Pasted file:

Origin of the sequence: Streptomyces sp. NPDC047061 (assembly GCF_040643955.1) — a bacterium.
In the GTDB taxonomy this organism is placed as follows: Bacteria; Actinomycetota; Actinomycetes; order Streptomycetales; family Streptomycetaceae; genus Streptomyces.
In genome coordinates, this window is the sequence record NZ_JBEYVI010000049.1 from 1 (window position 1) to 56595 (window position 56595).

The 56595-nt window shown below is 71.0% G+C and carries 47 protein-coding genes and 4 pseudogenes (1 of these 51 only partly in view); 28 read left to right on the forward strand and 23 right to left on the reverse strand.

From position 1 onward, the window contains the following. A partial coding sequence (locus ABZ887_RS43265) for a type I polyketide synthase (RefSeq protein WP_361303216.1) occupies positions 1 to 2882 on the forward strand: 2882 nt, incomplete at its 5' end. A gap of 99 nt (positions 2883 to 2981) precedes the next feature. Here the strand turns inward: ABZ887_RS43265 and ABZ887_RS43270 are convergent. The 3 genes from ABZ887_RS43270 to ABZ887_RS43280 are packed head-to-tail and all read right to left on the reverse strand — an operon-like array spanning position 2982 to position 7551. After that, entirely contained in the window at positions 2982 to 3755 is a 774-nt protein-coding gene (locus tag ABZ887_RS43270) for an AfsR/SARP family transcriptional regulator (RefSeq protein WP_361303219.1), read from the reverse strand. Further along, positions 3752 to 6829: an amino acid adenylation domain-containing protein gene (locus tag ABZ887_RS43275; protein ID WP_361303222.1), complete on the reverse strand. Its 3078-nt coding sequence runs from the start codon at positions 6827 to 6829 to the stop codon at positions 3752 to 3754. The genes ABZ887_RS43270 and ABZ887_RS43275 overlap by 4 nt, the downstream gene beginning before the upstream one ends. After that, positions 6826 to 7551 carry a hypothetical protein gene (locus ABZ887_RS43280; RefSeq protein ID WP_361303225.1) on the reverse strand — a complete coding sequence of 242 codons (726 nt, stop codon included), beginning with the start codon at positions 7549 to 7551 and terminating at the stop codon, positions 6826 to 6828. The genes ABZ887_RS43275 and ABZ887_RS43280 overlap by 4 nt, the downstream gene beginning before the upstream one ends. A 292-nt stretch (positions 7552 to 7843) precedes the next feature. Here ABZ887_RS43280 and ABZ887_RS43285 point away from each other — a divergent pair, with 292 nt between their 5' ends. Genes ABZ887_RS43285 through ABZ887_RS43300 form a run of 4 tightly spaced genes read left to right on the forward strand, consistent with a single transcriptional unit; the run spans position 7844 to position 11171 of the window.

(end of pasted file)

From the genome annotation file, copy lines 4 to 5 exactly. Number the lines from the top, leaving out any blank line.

The 56595-nt window shown below is 71.0% G+C and carries 47 protein-coding genes and 4 pseudogenes (1 of these 51 only partly in view); 28 read left to right on the forward strand and 23 right to left on the reverse strand.

From position 1 onward, the window contains the following. A partial coding sequence (locus ABZ887_RS43265) for a type I polyketide synthase (RefSeq protein WP_361303216.1) occupies positions 1 to 2882 on the forward strand: 2882 nt, incomplete at its 5' end. A gap of 99 nt (positions 2883 to 2981) precedes the next feature. Here the strand turns inward: ABZ887_RS43265 and ABZ887_RS43270 are convergent. The 3 genes from ABZ887_RS43270 to ABZ887_RS43280 are packed head-to-tail and all read right to left on the reverse strand — an operon-like array spanning position 2982 to position 7551. After that, entirely contained in the window at positions 2982 to 3755 is a 774-nt protein-coding gene (locus tag ABZ887_RS43270) for an AfsR/SARP family transcriptional regulator (RefSeq protein WP_361303219.1), read from the reverse strand. Further along, positions 3752 to 6829: an amino acid adenylation domain-containing protein gene (locus tag ABZ887_RS43275; protein ID WP_361303222.1), complete on the reverse strand. Its 3078-nt coding sequence runs from the start codon at positions 6827 to 6829 to the stop codon at positions 3752 to 3754. The genes ABZ887_RS43270 and ABZ887_RS43275 overlap by 4 nt, the downstream gene beginning before the upstream one ends. After that, positions 6826 to 7551 carry a hypothetical protein gene (locus ABZ887_RS43280; RefSeq protein ID WP_361303225.1) on the reverse strand — a complete coding sequence of 242 codons (726 nt, stop codon included), beginning with the start codon at positions 7549 to 7551 and terminating at the stop codon, positions 6826 to 6828. The genes ABZ887_RS43275 and ABZ887_RS43280 overlap by 4 nt, the downstream gene beginning before the upstream one ends. A 292-nt stretch (positions 7552 to 7843) precedes the next feature. Here ABZ887_RS43280 and ABZ887_RS43285 point away from each other — a divergent pair, with 292 nt between their 5' ends. Genes ABZ887_RS43285 through ABZ887_RS43300 form a run of 4 tightly spaced genes read left to right on the forward strand, consistent with a single transcriptional unit; the run spans position 7844 to position 11171 of the window.